President Trump backed Roy Moore on Tuesday, breaking with national Republican leaders and reaffirming his support nearly two weeks after the Senate candidate from Alabama was accused of sexual advances against teenage girls years ago.
“He totally denies it. He says it didn’t happen,” Trump told reporters as he left the White House to spend Thanksgiving at his Mar-a-Lago estate in Florida. “I do have to say, 40 years is a long time.”
The president’s statements of doubt about Moore’s accusers, and his suggestion that he might campaign for Moore, came days after many party leaders broke with the nominee. The Republican National Committee withdrew its support last week, following Senate Republicans’ campaign committee, and both Senate Majority Leader Mitch McConnell and House Speaker Paul D. Ryan have called on Moore to step aside.
“I believe the women, yes,” McConnell told reporters in Kentucky more than a week ago. He said Moore is “obviously not fit to be in the Senate,” suggesting that Senate Republicans could refuse to seat Moore or expel him.
“These allegations are credible,” Ryan said, adding, “He should step aside.”
Similarly, two prominent Alabama Republicans — Jeff Sessions, who gave up the Senate seat in contention to become Trump’s attorney general, and longtime Sen. Richard C. Shelby — said they believed the accusers. Shelby said he would “absolutely not” vote for Moore, but instead would write in some Republican’s name.
McConnell had expressed hope while Trump was in Asia earlier this month that the president, upon his return, would press Moore to leave the race, and the president indicated he would address the matter. But for the last week he dodged reporters’ questions, reflecting the awkwardness of his own history of alleged sexual misbehavior. Press Secretary Sarah Huckabee Sanders said repeatedly that Alabama voters should decide Moore’s fate.
With his long-anticipated comments Tuesday, Trump echoed some Moore supporters, including Alabama Gov. Kay Ivey, who put partisan concerns above the character issues surrounding Moore. They argue that a Republican senator is needed to support Trump’s agenda and judicial nominees.
Polls show Moore in a tight race with Democrat Doug Jones ahead of the Dec. 12 special election, but the Republican has lost significant ground in the solidly conservative state.
“I can tell you one thing for sure. We don’t need a liberal person in there, a Democrat — Jones,” Trump said. “I’ve looked at his record. It’s terrible on crime. It’s terrible on the border. It’s terrible on the military.”
Trump left the door open for campaigning for Moore. “I’ll be letting you know next week,” he said.
Moore continues to have strong backing from some of the anti-establisment Republicans who form the president’s political base. Breitbart, the news site controlled by former Trump advisor Stephen K. Bannon, sent reporters to Alabama in an effort to discredit the Washington Post’s reporting that revealed allegations of Moore’s sexual advances on teenage girls when he was a prominent local attorney in his early 30s. Breitbart’s attempts were not successful.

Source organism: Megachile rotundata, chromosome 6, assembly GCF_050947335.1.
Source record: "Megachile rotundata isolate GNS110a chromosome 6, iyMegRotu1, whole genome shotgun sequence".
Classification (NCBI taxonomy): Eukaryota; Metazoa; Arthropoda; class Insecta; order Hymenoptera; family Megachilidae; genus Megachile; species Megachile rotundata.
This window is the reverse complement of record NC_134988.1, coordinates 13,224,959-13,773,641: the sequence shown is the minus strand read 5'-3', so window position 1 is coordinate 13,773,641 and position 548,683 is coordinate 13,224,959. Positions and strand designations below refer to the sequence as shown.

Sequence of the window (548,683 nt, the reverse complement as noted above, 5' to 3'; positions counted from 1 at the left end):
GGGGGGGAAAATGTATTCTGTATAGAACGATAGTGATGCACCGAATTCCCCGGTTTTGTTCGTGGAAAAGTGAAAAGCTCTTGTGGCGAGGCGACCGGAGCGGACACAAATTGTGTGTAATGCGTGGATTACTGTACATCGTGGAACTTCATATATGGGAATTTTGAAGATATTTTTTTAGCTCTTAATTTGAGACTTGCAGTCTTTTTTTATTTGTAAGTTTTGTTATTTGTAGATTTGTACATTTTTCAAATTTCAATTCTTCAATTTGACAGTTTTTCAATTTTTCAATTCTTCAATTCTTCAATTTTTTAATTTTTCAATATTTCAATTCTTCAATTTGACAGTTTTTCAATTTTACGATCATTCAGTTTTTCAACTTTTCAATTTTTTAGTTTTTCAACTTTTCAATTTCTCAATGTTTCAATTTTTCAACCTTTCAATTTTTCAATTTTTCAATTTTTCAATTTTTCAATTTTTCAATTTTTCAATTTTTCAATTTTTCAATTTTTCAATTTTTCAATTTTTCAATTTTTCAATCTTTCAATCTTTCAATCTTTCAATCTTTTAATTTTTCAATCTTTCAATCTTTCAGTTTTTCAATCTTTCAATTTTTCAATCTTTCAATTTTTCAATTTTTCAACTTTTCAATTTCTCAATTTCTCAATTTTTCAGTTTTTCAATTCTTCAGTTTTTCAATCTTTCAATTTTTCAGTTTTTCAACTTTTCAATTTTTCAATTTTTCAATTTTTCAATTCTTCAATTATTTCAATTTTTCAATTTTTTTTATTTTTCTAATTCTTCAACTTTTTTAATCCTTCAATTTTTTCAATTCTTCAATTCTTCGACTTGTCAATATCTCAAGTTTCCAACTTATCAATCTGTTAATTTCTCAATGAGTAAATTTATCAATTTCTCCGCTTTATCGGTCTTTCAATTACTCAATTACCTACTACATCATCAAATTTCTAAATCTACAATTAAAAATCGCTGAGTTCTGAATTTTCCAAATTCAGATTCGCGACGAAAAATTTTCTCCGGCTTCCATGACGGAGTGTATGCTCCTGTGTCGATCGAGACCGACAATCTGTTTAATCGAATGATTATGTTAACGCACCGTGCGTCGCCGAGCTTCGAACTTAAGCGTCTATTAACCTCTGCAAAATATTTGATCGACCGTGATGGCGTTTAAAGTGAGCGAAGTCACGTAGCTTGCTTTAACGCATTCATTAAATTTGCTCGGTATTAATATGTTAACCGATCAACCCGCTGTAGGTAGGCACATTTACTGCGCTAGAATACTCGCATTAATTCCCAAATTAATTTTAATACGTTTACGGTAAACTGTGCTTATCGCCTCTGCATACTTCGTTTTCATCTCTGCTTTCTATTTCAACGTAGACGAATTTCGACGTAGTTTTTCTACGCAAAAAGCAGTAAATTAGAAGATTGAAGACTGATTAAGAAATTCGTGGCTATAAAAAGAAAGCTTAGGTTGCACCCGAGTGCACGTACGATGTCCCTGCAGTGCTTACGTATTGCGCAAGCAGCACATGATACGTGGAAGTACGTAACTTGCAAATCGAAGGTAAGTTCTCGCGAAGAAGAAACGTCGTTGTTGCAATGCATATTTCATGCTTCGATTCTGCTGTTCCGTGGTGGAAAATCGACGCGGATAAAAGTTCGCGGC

The Moore campaign quickly seized on Trump’s remarks attacking Jones and circulated a video of the president speaking. Trump’s comments could play a major role in the Senate election, said Carl Grafton, an emeritus political scientist at Auburn University at Montgomery.
“When I got into the barber shop — not a styling salon but a barber shop — it is 100% pro-Trump and has been since about an hour after he was elected,” Grafton said.
Speaking of Trump, he added, “Everyone has their qualifiers when they talk about him — how his language is not so so good, or this that or the other — but he’s as popular as Reagan was” among white middle-class and working-class voters.
Trump’s backing “provides people who don’t like Roy Moore, for whatever reason, an excuse to vote for him,” Grafton said.
K.B. Forbes, a Republican strategist in Birmingham who is running an anti-Moore political action committee, Save Alabama Now, said, “It is an abomination, in that we’re putting politics over principle.”
“Roy Moore is an alleged pedophile who targeted teenage girls and he will become the poster child for all the opponents of the Republican Party,” Forbes added.
The issue of sexual misconduct, with recent complaints against dozens of well-known men in business, entertainment, the media and politics, has revived allegations against Trump that nearly derailed his campaign last year, when more than a dozen women accused him of sexually inappropriate behavior.
Despite Trump’s choice to believe Moore’s denials over the accusations of multiple women, the president sought to be sympathetic to women generally amid the national debate over sexual harassment.
“Women are very special,” he said. “I think it’s a very special time. A lot of things are coming out and I think that’s good for our society and I think it’s very, very good for women.”
Trump had previously criticized Minnesota Sen. Al Franken, a Democrat, who was accused of groping a woman during a 2006 USO tour and grabbing a woman’s buttocks in 2010 at the Minnesota State Fair.
Trump was circumspect Tuesday when asked whether Franken should resign from the Senate.
“I don’t know,” he said. “Look, I don’t want to speak for Al Franken. I don’t know what happened.”